Sudo Show 32: Open Source Sustainability

Eric and Brandon jump and their soap box this episode to address the critical issues surrounding open source development, ongoing lifecycle management, securing the supply chain, and monetizing developers time.

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Sponsor: Bitwarden
Sponsor: Digital Ocean
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Tidelift: Finding #5: More than half of maintainers have quit or considered quitting, and here’s why.
Linux.Com: Measuring the Health of Open Source Communities (Blog)

MongoDB Switches Up Its Open Source License
Twitter: Brandon’s Thread
Ars Technica: No, Open Source Audacity Audio Editor Is Not Spyware

Joplin Notes
Open Collective


00:00 Intro
00:42 Welcome
01:30 Sponsor - Digital Ocean
02:34 Sponsor - Bitwarden
04:03 The Open Source Problem
10:47 MongoDB and Elastic Search
15:19 Just Fork It
21:18 Development Isn’t Just a Hobby
31:47 How Do We Fix FOSS?
41:07 Wrap Up

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The state of donation systems in Linux is extremely poor. Even if donations are successfully encouraged toward different projects, the projects those projects rely on don’t see any of that donation despite being part of what makes them work (sometimes 99% of what makes them work). Similarly contributors who might be critical to the project’s success aren’t included unless the project implements something. This leaves core development, frameworks and contribution mostly out in the cold.

What i’d like to see is an industry standardized format in which developers and projects can notate their donation information in their GitLab profile or perhaps at the bottom of the license so it’s machine readable and if someone wants to donate they can see everyone involved along with some mechanism to make donating to everyone a “one-click affair”.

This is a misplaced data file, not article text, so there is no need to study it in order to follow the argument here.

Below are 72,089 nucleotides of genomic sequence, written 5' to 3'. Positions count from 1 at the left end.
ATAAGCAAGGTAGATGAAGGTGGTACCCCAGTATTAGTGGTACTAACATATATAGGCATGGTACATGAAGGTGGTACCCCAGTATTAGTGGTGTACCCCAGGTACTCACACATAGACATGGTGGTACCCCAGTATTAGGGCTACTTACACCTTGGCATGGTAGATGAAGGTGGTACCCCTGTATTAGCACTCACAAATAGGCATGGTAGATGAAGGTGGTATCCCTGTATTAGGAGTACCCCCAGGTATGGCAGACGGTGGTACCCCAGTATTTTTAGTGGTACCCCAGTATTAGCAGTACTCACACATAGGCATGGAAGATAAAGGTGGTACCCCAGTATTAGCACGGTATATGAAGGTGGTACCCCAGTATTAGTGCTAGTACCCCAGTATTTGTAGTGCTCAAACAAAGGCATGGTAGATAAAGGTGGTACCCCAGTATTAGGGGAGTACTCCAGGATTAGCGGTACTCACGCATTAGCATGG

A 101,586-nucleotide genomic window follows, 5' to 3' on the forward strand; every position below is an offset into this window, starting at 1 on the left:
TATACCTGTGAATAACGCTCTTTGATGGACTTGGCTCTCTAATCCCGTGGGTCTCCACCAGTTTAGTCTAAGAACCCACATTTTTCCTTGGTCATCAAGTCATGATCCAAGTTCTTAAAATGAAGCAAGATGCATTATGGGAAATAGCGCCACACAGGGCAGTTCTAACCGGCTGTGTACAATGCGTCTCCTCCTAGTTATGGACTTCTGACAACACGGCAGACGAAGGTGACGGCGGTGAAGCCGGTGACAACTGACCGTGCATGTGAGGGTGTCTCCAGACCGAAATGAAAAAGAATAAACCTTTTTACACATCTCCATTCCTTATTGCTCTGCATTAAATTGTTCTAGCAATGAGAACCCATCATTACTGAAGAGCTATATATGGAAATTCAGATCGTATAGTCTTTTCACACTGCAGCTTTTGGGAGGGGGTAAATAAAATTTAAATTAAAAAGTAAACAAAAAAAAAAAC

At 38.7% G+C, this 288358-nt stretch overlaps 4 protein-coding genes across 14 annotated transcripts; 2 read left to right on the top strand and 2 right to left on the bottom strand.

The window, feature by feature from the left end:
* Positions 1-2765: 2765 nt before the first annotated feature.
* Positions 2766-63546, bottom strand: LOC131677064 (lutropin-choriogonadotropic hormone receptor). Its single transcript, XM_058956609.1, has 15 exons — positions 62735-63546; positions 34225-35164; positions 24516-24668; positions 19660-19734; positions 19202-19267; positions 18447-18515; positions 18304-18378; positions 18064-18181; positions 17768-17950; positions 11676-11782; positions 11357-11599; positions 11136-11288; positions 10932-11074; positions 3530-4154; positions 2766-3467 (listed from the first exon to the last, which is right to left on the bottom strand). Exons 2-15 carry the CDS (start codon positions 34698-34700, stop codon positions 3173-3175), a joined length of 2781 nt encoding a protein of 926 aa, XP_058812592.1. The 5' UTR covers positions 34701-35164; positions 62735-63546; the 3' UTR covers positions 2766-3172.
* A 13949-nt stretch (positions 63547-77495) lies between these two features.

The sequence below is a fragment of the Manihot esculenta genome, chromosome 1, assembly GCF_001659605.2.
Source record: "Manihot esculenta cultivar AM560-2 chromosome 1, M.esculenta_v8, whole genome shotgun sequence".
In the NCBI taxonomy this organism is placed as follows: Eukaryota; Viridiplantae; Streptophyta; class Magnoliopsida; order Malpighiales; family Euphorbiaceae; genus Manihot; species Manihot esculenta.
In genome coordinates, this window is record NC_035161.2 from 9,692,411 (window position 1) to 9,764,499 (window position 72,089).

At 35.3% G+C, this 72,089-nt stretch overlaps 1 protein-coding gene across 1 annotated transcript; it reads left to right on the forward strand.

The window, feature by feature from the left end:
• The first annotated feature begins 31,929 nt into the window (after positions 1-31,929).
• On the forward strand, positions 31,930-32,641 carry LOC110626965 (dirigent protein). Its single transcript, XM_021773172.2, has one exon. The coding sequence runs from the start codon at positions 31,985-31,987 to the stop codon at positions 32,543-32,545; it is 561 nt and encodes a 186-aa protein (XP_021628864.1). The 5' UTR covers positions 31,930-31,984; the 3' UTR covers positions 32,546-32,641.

Of course the devil’s in the details in terms of “who gets what for doing what”. Presenting sliders with a suggested value can help but the incentive structure around weighting would need to be VERY carefully addressed.

All said… it’d be another vast improvement even if it’s not perfect.


Like a package manager manages dependencies, just with developers instead.


I think that’s where a company like Tidelift and Open Collective come in. They’re goal is to help developers get paid for those underlying libraries and development tools.

It’s definitely a step in the right direction and as you said, no solution is perfect but every step we take towards paying developers for their work helps not only open source developers but also helps protect the future of open source!

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I think Tidelift and Open Collective are a giant leap forward and I have the uptmost respect for them. They do more for FOSS in a day than I might do in a lifetime. I also agree nothing’s going to be perfect especially in this space but I think some tools for greatness are still missing.

Though a godsend…

  • They’re proprietary solutions with closed databases.
  • Donation can’t occur unless both? parties sign up for the platform.
  • Donations trickle down through projects but only for maintainers who signed up.

I can’t for example just Paypal the 3 people who fixed my bug request as a thank you unless I manually hunt down their information or message them. A “greatness” solution would make the information freely available so users and developers can decide how they’d like to interact with it. Where things become burdensome (like sending Paypal to 1,000 individuals) it opens the field to competition for solutions because there’s no database lock in.

An example solution would provide a REST API that accepts the donation parameters set by the user in a 3rd party app and distributes the payments to those 1,000 individuals requiring the user only pay the bulk amount to one address.

No accounts would be required and both the app and payment splitting service can be created by anyone so competition will favor ease of use and the best deal for the transaction.

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